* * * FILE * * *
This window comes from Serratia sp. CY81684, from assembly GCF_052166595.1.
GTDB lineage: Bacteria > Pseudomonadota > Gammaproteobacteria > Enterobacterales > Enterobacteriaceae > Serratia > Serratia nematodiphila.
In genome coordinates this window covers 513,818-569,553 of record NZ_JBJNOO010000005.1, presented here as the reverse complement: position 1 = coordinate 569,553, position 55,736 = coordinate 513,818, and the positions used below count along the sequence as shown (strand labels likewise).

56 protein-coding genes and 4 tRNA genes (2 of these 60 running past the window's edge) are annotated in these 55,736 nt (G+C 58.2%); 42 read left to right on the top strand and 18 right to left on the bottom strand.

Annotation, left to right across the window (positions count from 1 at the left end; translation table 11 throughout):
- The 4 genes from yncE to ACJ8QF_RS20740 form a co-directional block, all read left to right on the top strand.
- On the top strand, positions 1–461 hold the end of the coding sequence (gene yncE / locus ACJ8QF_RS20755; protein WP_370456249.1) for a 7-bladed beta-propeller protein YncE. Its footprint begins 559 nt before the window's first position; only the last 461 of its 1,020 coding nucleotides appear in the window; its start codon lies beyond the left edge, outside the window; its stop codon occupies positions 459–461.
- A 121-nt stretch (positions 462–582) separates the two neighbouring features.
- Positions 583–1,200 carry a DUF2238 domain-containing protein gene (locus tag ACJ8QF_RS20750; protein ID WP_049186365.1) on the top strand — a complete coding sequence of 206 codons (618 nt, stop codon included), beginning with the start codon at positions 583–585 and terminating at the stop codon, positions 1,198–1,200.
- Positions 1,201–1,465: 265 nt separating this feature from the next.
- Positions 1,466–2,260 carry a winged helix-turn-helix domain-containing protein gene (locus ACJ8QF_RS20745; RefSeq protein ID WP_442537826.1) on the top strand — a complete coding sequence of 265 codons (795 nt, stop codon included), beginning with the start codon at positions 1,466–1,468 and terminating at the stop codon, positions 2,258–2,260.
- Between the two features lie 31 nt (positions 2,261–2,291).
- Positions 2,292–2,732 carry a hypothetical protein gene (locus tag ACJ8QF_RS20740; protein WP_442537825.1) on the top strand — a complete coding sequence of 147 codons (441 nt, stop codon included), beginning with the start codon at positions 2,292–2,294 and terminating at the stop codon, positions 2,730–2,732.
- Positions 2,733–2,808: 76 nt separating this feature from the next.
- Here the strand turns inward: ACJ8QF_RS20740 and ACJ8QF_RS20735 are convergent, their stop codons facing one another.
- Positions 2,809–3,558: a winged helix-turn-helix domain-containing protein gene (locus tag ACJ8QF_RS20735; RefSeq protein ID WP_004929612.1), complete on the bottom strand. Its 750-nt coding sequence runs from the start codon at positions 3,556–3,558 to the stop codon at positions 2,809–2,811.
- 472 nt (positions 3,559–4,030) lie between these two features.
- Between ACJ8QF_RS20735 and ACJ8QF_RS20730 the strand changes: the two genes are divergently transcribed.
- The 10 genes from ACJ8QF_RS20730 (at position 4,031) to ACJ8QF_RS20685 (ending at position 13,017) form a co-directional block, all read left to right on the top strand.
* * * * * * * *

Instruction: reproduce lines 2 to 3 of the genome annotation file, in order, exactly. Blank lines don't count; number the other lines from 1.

GTDB lineage: Bacteria > Pseudomonadota > Gammaproteobacteria > Enterobacterales > Enterobacteriaceae > Serratia > Serratia nematodiphila.
In genome coordinates this window covers 513,818-569,553 of record NZ_JBJNOO010000005.1, presented here as the reverse complement: position 1 = coordinate 569,553, position 55,736 = coordinate 513,818, and the positions used below count along the sequence as shown (strand labels likewise).